Tribeca Film Festival 2013: Big Joy: The Adventures of James Broughton

1196751612001_2255539658001_vs-51521627e4b064b78be6269a-1592194044001At the pre-festival screenings for the 2013 Tribeca Film Festival, I happened to see two documentaries about two very different filmmakers in one night. First up was Michael H – Profession: Director, a profile of Michael Haneke's work and approach to filmmaking, and the second film was Big Joy: The Adventures of James Broughton, a look at the life and work of filmmaker/poet James Broughton.

As I said in my review for Michael H – Profession: Director, I thought that I would prefer a film about sunny, carefree James Broughton to the dark corners of humanity explored in Michael Haneke's work, but that turned out not to be the case.

“James Broughton wants everyone to lighten up, get a little high, and have lots of sex. Going into Michael H. Profession: Director and Big Joy, I expected to connect more with Broughton and his philosophy of joy and ecstasy in life than Haneke's harsher reality. Much to my surprise, the method behind Haneke's madness was far more satisfying that Big Joy's shallow pleasures.

As a director, Haneke appears single-minded in his artistic vision and expects everyone on his films to work hard and serve that vision. In contrast, Broughton would stick a bed in the middle of a field, roll film, and encourage his cast to have loads of naked fun.

The results of both filmmakers were equal parts entertaining and uncomfortable for me. It was difficult for me to watch scenes from Haneke's Funny Games because the characters are in such immense pain physically and psychologically. Broughton's films were uncomfortable just because there was a lot of nudity. Fans of Broughton's work would probably laugh at my prudish tendencies and tell me that was the point of his work, to open the eyes of the unenlightened and free me from societal norms. “Follow your own weird,” as Broughton put it. Embrace a life of free love, and I will experience big joy.

Herein lies my problem. Haneke's work is often so difficult to watch because it involves people who love each other seeing the other suffering. The perfect example is Georges and Anne in Amour. Georges watches his wife deteriorate before his eyes, and in a scene featured in the documentary, he tries desperately to convince her to drink some water so she won't die. She spits it back at him, and he slaps her across the face. The anger and sadness in Amour all stems from true love between George and Anne, love conveyed in film. How can one experience suffering without first experiencing love and great joy? “

This was my biggest problem having seen Michael H – Profession: Director and then following it up with Big Joy. Broughton as an artist does an excellent job expressing sexual ecstasy on film, but from what I saw in Big Joy, his work doesn't reach deeper. It is sex and dancing and lots of big smiles, but there is nothing difficult or complex about it. In his personal life, Broughton spent years in the closet before deciding to get married because he thought it would sort things out. He later cheated on his wife with his 26-year-old student Joel Singer, and he left his wife for Singer who was his partner for the rest of his life. For someone with such a complicated romantic life, I hoped to see more of that reflected in his work featured in the documentary.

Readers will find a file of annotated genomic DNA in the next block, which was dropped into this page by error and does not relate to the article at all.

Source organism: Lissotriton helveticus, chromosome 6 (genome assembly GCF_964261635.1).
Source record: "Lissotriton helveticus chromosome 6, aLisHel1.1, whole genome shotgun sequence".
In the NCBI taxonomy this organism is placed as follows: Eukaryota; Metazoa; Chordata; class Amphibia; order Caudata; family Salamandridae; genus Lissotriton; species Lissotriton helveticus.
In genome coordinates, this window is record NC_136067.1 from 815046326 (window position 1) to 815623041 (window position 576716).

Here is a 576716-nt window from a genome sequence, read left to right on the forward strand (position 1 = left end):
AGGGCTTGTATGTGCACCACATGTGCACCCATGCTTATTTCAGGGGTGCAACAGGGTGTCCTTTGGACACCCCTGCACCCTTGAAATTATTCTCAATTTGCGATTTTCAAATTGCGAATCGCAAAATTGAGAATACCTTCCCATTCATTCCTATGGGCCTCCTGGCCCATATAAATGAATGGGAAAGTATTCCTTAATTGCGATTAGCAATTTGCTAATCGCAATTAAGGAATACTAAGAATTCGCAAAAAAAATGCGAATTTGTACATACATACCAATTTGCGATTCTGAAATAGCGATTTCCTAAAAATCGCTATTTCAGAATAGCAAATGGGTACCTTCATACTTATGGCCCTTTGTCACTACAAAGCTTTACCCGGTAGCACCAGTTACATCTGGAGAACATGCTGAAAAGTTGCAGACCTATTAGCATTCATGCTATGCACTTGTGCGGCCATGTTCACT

On a related note, it really bothered me that the documentary Big Joy seemed to be so quick to justify Broughton cheating on his wife. I cannot begin to imagine being married for years and denying my true sexuality the way that Broughton did. I empathize with his situation and don't pretend to know what he went through. That being said, it was jarring to see the interview with Broughton's ex-wife, who is clearly still scarred by the whole experience, and then cutting to other people praising Broughton for escaping from that suburban hell. Artists should not get a pass for hurtful behavior just because they are artists. What I understand from Big Joy is that Broughton, a man who claimed to spread joy and love, was still a deeply flawed man, an unfaithful husband, and an absent father. I wish that Big Joy would have struggled with this dichotomy instead of glossing over it. Will You Still Love Me Tomorrow?, another film at Tribeca this year, addresses the difficulties of a married man coming out of the closet to his wife and family without downplaying the importance of their feelings or turning the wife into a villain holding him back from his true self.

As I said in my previous review of Michael H. Profession: Director, I think these kinds of documentaries either need to examine the entirety of an artist as a flawed human being, warts and all, or only focus on their work and their approach to their art. Oversimplifying real-life people and events to fit into a narrative does not serve the film's subjects nor the film itself. Big Joy wanted to me to leave the theater with a smile on my face, but I left feeling less than joyful.

Rachel Kolb • Staff Writer

I love movies, writing, and breaking into song in public. You can follow me on Twitter @rachelekolb or check out more of my work at


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